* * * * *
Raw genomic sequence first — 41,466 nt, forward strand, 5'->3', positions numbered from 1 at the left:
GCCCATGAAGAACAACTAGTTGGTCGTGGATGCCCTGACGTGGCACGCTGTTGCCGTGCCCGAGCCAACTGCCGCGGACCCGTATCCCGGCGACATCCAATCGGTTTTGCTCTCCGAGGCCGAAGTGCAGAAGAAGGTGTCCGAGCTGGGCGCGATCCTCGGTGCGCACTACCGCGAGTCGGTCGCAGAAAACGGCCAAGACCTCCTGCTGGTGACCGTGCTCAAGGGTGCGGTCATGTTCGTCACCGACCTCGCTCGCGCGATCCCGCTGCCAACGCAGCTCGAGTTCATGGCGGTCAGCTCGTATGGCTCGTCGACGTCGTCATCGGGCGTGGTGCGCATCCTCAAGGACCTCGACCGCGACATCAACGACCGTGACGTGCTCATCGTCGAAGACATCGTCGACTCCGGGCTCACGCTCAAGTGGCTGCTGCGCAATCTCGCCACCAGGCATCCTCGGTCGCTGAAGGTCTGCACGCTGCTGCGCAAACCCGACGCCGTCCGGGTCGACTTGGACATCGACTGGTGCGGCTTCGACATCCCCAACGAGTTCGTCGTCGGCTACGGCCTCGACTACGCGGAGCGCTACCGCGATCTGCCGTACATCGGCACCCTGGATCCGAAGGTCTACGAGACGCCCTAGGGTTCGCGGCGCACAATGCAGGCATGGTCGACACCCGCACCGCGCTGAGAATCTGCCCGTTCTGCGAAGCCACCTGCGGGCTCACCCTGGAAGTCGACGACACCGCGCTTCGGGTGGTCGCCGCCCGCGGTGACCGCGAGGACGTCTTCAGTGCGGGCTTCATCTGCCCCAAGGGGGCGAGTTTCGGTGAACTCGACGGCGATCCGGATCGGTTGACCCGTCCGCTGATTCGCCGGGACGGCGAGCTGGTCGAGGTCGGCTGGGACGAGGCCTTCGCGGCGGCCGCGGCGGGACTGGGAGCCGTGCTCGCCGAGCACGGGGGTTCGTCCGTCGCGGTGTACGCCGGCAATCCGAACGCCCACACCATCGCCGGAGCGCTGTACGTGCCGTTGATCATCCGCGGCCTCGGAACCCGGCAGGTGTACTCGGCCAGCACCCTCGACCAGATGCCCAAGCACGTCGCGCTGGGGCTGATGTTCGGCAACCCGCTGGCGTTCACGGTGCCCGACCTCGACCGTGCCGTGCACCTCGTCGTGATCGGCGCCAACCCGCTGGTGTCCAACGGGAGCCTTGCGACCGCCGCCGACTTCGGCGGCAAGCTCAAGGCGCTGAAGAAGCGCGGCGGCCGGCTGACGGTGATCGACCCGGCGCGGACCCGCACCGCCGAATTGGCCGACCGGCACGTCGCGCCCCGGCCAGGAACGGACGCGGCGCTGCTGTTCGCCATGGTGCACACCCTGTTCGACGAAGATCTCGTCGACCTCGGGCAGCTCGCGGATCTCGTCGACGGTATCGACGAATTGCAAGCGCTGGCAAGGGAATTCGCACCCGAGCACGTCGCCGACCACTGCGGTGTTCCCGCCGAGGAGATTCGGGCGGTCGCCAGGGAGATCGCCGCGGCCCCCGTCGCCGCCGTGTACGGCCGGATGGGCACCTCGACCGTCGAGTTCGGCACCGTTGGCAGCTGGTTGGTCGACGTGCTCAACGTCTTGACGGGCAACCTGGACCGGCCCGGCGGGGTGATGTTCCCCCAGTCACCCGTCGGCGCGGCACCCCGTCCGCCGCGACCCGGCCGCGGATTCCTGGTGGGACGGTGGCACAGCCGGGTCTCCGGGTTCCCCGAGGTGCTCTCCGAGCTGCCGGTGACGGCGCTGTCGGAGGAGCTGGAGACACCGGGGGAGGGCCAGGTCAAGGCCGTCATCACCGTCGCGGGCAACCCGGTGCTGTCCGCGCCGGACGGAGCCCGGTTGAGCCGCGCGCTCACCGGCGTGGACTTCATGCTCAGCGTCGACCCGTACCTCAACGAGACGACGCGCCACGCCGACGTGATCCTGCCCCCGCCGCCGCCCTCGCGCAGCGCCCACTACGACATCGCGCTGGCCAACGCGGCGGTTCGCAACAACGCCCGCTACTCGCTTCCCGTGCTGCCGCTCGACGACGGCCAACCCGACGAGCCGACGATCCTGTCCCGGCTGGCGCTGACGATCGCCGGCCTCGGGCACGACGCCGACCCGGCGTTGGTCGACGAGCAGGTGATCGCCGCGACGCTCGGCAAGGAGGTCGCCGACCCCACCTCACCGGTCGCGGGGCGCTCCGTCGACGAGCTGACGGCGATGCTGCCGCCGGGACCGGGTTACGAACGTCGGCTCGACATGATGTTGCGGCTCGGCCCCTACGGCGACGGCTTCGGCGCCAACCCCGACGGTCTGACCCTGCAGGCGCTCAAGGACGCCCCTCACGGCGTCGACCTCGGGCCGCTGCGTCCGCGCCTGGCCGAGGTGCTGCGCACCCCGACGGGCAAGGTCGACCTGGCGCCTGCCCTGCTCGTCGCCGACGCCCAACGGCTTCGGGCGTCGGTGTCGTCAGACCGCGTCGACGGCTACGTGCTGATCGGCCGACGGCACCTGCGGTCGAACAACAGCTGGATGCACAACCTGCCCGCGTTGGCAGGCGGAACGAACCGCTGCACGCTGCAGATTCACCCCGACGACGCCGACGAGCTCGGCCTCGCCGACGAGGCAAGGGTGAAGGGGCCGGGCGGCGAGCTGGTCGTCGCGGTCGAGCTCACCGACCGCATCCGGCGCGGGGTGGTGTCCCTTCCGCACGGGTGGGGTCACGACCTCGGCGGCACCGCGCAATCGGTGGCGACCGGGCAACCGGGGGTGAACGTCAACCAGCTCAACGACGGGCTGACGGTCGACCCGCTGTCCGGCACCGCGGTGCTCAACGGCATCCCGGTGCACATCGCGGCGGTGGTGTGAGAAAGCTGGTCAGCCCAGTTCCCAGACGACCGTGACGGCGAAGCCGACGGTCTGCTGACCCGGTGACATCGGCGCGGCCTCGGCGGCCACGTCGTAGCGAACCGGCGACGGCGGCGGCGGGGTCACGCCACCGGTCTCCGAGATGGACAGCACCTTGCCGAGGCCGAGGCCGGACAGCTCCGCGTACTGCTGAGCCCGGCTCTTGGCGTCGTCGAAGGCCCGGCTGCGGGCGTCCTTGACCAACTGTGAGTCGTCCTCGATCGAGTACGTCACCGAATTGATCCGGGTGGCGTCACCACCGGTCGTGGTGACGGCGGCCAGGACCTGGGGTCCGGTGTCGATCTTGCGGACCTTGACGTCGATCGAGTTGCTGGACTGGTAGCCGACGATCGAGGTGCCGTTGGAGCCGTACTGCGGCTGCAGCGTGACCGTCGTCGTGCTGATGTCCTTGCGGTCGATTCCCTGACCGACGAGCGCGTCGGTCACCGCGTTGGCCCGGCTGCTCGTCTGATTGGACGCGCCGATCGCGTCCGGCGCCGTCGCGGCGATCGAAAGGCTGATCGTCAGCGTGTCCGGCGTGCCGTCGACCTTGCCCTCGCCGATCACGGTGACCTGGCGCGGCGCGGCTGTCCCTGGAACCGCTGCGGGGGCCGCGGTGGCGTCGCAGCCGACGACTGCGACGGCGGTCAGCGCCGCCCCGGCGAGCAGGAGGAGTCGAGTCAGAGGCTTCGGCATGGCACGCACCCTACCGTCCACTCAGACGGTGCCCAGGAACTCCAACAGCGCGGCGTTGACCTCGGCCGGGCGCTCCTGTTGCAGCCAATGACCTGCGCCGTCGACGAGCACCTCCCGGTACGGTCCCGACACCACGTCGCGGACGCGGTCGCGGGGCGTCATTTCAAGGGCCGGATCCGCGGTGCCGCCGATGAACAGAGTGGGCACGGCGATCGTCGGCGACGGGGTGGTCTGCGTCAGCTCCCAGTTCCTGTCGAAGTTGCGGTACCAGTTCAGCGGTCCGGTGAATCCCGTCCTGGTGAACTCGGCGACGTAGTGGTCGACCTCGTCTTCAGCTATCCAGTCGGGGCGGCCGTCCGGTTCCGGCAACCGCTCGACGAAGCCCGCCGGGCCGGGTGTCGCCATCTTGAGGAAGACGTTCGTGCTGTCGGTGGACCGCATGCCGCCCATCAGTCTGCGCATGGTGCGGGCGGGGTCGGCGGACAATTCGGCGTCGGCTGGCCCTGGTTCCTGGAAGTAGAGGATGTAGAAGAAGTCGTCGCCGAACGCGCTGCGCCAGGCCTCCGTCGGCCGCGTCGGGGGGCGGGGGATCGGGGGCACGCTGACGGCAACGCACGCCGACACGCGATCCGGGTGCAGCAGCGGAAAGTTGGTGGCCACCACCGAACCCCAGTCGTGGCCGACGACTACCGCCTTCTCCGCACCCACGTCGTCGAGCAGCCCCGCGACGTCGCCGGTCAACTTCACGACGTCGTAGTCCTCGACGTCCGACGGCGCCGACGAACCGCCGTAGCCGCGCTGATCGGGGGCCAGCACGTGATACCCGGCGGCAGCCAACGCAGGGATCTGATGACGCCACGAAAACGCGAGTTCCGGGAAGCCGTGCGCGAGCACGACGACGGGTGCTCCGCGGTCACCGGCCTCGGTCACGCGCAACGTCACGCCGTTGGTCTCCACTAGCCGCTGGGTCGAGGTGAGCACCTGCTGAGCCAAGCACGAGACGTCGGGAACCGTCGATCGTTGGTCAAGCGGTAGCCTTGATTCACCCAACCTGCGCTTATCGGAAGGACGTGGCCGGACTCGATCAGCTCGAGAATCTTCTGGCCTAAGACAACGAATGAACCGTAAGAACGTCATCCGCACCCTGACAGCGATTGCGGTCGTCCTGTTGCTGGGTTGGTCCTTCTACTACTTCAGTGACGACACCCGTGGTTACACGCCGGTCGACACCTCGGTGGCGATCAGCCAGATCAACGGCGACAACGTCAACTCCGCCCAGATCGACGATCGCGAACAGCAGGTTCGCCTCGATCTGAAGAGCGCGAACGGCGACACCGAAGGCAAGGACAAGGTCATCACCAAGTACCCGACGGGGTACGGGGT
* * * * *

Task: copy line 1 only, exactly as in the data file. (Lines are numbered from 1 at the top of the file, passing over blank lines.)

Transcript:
Raw genomic sequence first — 41,466 nt, forward strand, 5'->3', positions numbered from 1 at the left: